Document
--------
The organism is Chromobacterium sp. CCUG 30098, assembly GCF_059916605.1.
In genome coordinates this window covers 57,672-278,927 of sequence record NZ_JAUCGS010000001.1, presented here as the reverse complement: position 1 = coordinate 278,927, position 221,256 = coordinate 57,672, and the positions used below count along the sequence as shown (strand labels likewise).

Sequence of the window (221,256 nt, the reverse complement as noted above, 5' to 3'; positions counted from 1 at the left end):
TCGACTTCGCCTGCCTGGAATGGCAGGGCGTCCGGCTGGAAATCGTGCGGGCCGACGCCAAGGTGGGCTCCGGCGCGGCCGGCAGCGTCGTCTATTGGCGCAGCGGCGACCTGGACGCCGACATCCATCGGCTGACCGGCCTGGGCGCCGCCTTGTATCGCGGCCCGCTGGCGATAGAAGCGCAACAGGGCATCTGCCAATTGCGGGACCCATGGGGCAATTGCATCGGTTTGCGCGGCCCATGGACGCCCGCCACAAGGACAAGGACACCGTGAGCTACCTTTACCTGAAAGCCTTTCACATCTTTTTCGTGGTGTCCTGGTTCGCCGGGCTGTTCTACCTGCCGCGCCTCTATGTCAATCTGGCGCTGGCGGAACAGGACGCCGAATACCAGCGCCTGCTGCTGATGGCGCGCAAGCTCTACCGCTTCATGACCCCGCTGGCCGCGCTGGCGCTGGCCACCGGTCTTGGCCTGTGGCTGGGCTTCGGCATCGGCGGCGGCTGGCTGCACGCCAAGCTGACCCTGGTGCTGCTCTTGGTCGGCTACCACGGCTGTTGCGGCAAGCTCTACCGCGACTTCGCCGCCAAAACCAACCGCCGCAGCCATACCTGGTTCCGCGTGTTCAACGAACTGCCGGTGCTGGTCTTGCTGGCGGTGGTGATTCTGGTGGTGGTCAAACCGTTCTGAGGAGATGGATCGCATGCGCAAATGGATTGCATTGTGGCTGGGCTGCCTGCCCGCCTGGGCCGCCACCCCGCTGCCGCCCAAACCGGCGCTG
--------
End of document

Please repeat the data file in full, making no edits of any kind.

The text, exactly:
The organism is Chromobacterium sp. CCUG 30098, assembly GCF_059916605.1.
In genome coordinates this window covers 57,672-278,927 of sequence record NZ_JAUCGS010000001.1, presented here as the reverse complement: position 1 = coordinate 278,927, position 221,256 = coordinate 57,672, and the positions used below count along the sequence as shown (strand labels likewise).

Sequence of the window (221,256 nt, the reverse complement as noted above, 5' to 3'; positions counted from 1 at the left end):
TCGACTTCGCCTGCCTGGAATGGCAGGGCGTCCGGCTGGAAATCGTGCGGGCCGACGCCAAGGTGGGCTCCGGCGCGGCCGGCAGCGTCGTCTATTGGCGCAGCGGCGACCTGGACGCCGACATCCATCGGCTGACCGGCCTGGGCGCCGCCTTGTATCGCGGCCCGCTGGCGATAGAAGCGCAACAGGGCATCTGCCAATTGCGGGACCCATGGGGCAATTGCATCGGTTTGCGCGGCCCATGGACGCCCGCCACAAGGACAAGGACACCGTGAGCTACCTTTACCTGAAAGCCTTTCACATCTTTTTCGTGGTGTCCTGGTTCGCCGGGCTGTTCTACCTGCCGCGCCTCTATGTCAATCTGGCGCTGGCGGAACAGGACGCCGAATACCAGCGCCTGCTGCTGATGGCGCGCAAGCTCTACCGCTTCATGACCCCGCTGGCCGCGCTGGCGCTGGCCACCGGTCTTGGCCTGTGGCTGGGCTTCGGCATCGGCGGCGGCTGGCTGCACGCCAAGCTGACCCTGGTGCTGCTCTTGGTCGGCTACCACGGCTGTTGCGGCAAGCTCTACCGCGACTTCGCCGCCAAAACCAACCGCCGCAGCCATACCTGGTTCCGCGTGTTCAACGAACTGCCGGTGCTGGTCTTGCTGGCGGTGGTGATTCTGGTGGTGGTCAAACCGTTCTGAGGAGATGGATCGCATGCGCAAATGGATTGCATTGTGGCTGGGCTGCCTGCCCGCCTGGGCCGCCACCCCGCTGCCGCCCAAACCGGCGCTG